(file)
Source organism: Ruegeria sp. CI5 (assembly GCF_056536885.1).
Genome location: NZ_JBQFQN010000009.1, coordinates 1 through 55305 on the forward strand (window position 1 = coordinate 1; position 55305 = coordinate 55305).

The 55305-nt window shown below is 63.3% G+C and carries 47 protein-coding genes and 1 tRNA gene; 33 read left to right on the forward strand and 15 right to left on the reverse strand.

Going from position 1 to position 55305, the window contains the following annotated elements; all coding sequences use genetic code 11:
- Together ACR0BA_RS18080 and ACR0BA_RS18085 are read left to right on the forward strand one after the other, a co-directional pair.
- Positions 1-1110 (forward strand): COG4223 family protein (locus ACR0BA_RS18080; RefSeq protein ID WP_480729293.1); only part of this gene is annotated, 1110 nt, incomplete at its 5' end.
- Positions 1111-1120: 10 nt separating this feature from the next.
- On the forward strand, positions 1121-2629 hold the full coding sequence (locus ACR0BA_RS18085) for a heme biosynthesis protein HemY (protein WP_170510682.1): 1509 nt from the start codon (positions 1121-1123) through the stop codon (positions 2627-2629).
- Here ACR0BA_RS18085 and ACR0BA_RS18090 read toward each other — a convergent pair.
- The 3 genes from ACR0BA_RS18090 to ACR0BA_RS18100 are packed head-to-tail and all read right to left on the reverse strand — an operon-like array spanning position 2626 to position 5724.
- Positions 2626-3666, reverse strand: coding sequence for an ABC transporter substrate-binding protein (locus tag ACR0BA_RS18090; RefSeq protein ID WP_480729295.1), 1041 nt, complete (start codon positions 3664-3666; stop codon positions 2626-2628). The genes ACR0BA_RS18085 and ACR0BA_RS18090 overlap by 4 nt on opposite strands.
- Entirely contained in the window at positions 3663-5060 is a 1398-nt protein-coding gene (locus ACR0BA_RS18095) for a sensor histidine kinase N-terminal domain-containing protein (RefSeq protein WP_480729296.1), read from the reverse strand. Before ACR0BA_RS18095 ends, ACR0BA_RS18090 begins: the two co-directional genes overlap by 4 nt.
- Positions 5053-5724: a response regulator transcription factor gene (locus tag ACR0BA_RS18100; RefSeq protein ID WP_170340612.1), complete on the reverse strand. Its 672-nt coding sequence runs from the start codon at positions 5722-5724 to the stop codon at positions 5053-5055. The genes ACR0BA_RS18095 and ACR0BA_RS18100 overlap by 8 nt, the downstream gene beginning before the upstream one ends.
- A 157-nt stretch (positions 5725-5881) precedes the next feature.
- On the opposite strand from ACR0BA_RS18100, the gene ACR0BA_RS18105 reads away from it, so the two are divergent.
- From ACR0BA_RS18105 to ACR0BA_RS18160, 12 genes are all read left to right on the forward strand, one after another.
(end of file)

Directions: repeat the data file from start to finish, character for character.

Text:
Source organism: Ruegeria sp. CI5 (assembly GCF_056536885.1).
Genome location: NZ_JBQFQN010000009.1, coordinates 1 through 55305 on the forward strand (window position 1 = coordinate 1; position 55305 = coordinate 55305).

The 55305-nt window shown below is 63.3% G+C and carries 47 protein-coding genes and 1 tRNA gene; 33 read left to right on the forward strand and 15 right to left on the reverse strand.

Going from position 1 to position 55305, the window contains the following annotated elements; all coding sequences use genetic code 11:
- Together ACR0BA_RS18080 and ACR0BA_RS18085 are read left to right on the forward strand one after the other, a co-directional pair.
- Positions 1-1110 (forward strand): COG4223 family protein (locus ACR0BA_RS18080; RefSeq protein ID WP_480729293.1); only part of this gene is annotated, 1110 nt, incomplete at its 5' end.
- Positions 1111-1120: 10 nt separating this feature from the next.
- On the forward strand, positions 1121-2629 hold the full coding sequence (locus ACR0BA_RS18085) for a heme biosynthesis protein HemY (protein WP_170510682.1): 1509 nt from the start codon (positions 1121-1123) through the stop codon (positions 2627-2629).
- Here ACR0BA_RS18085 and ACR0BA_RS18090 read toward each other — a convergent pair.
- The 3 genes from ACR0BA_RS18090 to ACR0BA_RS18100 are packed head-to-tail and all read right to left on the reverse strand — an operon-like array spanning position 2626 to position 5724.
- Positions 2626-3666, reverse strand: coding sequence for an ABC transporter substrate-binding protein (locus tag ACR0BA_RS18090; RefSeq protein ID WP_480729295.1), 1041 nt, complete (start codon positions 3664-3666; stop codon positions 2626-2628). The genes ACR0BA_RS18085 and ACR0BA_RS18090 overlap by 4 nt on opposite strands.
- Entirely contained in the window at positions 3663-5060 is a 1398-nt protein-coding gene (locus ACR0BA_RS18095) for a sensor histidine kinase N-terminal domain-containing protein (RefSeq protein WP_480729296.1), read from the reverse strand. Before ACR0BA_RS18095 ends, ACR0BA_RS18090 begins: the two co-directional genes overlap by 4 nt.
- Positions 5053-5724: a response regulator transcription factor gene (locus tag ACR0BA_RS18100; RefSeq protein ID WP_170340612.1), complete on the reverse strand. Its 672-nt coding sequence runs from the start codon at positions 5722-5724 to the stop codon at positions 5053-5055. The genes ACR0BA_RS18095 and ACR0BA_RS18100 overlap by 8 nt, the downstream gene beginning before the upstream one ends.
- A 157-nt stretch (positions 5725-5881) precedes the next feature.
- On the opposite strand from ACR0BA_RS18100, the gene ACR0BA_RS18105 reads away from it, so the two are divergent.
- From ACR0BA_RS18105 to ACR0BA_RS18160, 12 genes are all read left to right on the forward strand, one after another.